# Seismological Research Letters

- © Seismological Society of America

## ABSTRACT

Shear‐wave splitting analysis is commonly used to infer deep anisotropic structure. For simple cases, obtained delay times and fast‐axis orientations are averaged from reliable results to define anisotropy beneath recording seismic stations. However, splitting parameters show systematic variations with back azimuth in the presence of complex anisotropy and cannot be represented by average time delay and fast‐axis orientation. Previous researchers had identified anisotropic complexities at different tectonic settings and applied various approaches to model them. Most commonly, such complexities are modeled using multiple anisotropic layers with priori constraints from geologic data. In this study, a graphical user interface called M‐Split is developed to easily process and model multilayered anisotropy with capabilities to properly address the inherited nonuniqueness. M‐Split program runs user‐defined grid searches through the model parameter space for two‐layered anisotropy using formulation of Silver and Savage (1994) and creates sensitivity contour plots to locate the local maxima and analyze all possible models with parameter trade‐offs. To minimize model ambiguity and identify the robust model parameters, various misfit calculation procedures are also developed and embedded in M‐Split and can be used depending on the quality of the observations and their back azimuthal coverage. M‐Split is an open‐source program and can be extended by users for additional capabilities or for other applications.

## INTRODUCTION

Shear‐wave splitting analysis of teleseismic data is widely used to image the anisotropy in the Earth’s interior. Splitting observations are used to infer crust and mantle fabric beneath recording stations related to past and current deformations. Normally, shear‐wave splitting analyses are performed under the assumption of a simple model composed of just one horizontal layer with a horizontal axis of symmetry. But in some complex cases, the splitting parameters show strong back‐azimuthal dependency. There are three different interpretations for variation of splitting parameters with respect to back azimuth: (1) two‐layered horizontal anisotropy (Savage and Silver, 1993; Silver and Savage, 1994) or three or more anisotropic layers (e.g., Yang *et al.*, 2014) can generate back‐azimuthal dependencies with 90° of periodicity, (2) laterally varying anisotropy (Alsina and Snieder, 1995), and (3) inclined symmetry axis in the lithosphere (Babuška *et al.*, 1984, 1993; Plomerová *et al.*, 1996; Šílený and Plomerová, 1996).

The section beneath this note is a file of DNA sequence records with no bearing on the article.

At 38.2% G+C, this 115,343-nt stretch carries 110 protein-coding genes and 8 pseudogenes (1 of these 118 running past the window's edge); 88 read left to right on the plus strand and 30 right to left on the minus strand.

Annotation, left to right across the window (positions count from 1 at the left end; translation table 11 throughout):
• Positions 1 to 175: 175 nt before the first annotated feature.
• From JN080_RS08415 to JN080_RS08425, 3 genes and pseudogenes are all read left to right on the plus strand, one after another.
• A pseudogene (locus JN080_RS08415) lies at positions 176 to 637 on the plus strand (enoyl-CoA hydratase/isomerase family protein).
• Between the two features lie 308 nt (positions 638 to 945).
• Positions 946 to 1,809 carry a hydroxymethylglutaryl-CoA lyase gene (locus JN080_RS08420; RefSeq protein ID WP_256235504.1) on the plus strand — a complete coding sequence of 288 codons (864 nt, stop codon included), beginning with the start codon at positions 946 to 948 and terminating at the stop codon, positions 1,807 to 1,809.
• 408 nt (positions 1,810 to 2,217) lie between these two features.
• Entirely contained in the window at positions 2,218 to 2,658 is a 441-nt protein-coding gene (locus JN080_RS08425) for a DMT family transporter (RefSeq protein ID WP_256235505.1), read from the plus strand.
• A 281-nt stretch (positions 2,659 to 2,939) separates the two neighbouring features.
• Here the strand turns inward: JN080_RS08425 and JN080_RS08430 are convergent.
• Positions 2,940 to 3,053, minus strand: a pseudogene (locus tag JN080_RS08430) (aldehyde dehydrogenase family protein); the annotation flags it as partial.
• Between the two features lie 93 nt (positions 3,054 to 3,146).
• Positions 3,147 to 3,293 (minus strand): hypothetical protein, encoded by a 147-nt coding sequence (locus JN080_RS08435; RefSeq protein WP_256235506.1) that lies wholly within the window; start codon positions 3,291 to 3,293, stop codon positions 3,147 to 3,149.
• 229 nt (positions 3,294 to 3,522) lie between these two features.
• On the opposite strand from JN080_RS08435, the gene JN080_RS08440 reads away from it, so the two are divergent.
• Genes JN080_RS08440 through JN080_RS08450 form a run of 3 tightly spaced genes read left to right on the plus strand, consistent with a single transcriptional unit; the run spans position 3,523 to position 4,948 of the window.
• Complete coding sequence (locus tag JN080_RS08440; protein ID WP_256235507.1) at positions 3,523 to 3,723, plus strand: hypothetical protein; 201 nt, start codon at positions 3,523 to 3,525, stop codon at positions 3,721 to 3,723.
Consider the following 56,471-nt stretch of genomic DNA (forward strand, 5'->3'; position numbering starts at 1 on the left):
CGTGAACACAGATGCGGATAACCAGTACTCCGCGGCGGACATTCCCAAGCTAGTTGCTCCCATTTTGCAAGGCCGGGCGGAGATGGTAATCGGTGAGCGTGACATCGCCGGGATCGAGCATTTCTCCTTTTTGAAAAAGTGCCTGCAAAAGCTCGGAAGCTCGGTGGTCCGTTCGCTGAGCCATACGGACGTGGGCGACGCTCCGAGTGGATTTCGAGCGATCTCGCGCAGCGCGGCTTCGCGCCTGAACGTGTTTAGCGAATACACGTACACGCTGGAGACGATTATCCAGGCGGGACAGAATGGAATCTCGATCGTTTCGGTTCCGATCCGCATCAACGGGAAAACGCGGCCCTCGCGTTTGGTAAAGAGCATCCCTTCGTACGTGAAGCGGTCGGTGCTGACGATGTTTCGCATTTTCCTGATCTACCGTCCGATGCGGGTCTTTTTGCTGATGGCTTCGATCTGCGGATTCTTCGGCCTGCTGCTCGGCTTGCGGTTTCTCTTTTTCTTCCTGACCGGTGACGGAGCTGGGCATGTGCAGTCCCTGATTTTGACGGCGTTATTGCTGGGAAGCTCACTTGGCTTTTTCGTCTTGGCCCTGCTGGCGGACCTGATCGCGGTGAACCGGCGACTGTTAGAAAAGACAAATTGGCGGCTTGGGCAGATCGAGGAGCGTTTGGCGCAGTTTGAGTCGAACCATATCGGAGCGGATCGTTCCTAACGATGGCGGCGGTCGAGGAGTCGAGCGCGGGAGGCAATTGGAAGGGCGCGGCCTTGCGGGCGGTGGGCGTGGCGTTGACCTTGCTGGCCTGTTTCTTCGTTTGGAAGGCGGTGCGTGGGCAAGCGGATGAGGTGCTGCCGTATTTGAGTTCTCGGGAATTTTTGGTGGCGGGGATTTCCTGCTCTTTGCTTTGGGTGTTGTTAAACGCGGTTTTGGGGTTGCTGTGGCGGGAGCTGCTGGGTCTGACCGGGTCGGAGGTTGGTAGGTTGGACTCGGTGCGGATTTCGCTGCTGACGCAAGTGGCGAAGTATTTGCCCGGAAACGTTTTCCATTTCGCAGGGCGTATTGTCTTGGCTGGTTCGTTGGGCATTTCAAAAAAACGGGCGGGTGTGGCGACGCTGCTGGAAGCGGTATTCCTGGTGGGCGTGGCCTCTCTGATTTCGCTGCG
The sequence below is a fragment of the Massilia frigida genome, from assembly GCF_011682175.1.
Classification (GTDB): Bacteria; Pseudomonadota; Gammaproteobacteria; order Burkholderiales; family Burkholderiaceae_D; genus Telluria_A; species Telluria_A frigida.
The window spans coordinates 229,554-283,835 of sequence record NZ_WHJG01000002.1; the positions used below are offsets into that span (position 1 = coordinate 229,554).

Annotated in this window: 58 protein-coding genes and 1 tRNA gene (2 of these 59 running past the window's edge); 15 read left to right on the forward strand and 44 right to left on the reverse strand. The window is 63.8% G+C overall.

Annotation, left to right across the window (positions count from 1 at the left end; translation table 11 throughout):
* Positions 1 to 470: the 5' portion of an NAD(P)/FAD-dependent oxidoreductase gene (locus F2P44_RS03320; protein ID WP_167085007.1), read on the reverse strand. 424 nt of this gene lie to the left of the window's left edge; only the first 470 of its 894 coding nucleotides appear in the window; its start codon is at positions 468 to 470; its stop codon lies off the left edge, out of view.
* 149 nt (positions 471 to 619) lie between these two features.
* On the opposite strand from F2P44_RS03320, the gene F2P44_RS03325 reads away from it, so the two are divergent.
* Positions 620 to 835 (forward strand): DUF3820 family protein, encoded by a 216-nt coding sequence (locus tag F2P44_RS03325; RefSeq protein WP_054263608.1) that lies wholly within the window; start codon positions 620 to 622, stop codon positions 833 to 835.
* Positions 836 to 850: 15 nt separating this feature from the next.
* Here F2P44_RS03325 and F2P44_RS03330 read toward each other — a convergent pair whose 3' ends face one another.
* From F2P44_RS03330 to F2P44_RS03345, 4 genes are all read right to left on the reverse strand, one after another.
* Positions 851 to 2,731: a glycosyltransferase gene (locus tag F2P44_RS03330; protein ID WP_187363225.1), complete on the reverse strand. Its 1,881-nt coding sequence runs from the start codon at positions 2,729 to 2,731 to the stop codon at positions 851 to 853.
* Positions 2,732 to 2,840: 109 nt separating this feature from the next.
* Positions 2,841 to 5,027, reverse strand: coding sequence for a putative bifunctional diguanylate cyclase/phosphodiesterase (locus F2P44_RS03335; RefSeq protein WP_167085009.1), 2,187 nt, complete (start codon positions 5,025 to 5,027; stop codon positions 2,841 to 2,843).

Through time, numerous codes are developed to model splitting observations using simple one‐layered anisotropy. Three techniques are commonly used to estimate the splitting parameters (i.e., fast polarization direction and delay time). These techniques are minimum energy (SC; Silver and Chan, 1991), rotation correlation (RC; Bowman and Ando, 1987), and eigenvalue (EU; Silver and Chan, 1991). Recently, Wüstefeld *et al.* (2007) developed the SplitLab program to implement all three techniques along with a workflow setup to identify null measurement. An interactive forward‐modeling tool that has preliminary insight about the two‐layered anisotropy is also set in the SplitLab program. Unfortunately, this tool has neither proper grid search nor sensitivity analysis capabilities and thus is not commonly used. Until now, forward codes were developed and used in individual cases and there was no comprehensive tool covering all those methods and also offering tools to analyze multilayered anisotropy. We introduce our user friendly graphical program M‐Split that uses the same forward formulas introduced by Silver and Savage (1994) and enhanced misfit calculation algorithms for different observation conditions and limitations. Analysis of complex anisotropy suffers from the presence of high level of nonuniqueness in the forward problem; hence, in this program a sensitivity analysis tool is also included to find all possible solutions in model space by plotting all local extremums.

## METHODOLOGY

M‐Split performs a grid search over the model parameter space that contains in this case fast polarization directions and delay times of two horizontal layers. It is also worth to mention that in grid‐search procedure; there is a trade‐off between the accuracy of the final output model and processing time. If a very fine grid search is carried out, the number of models that will be tested and therefore the time of the calculations will be highly increased but the final result will be more accurate. After performing the grid search, formulas introduced by Silver and Savage (1994) are used to calculate the theoretical splitting parameters for each set of model parameters. Finally, the theoretical/calculated splitting parameters are compared with the observations and the model with the most resemblance to the observations is extracted. To compare the observations with calculated parameters, a misfit function calculated from residuals similar to Fontaine *et al.* (2007) is utilized, and the model with the smallest residual is extracted as the best‐fitting solution.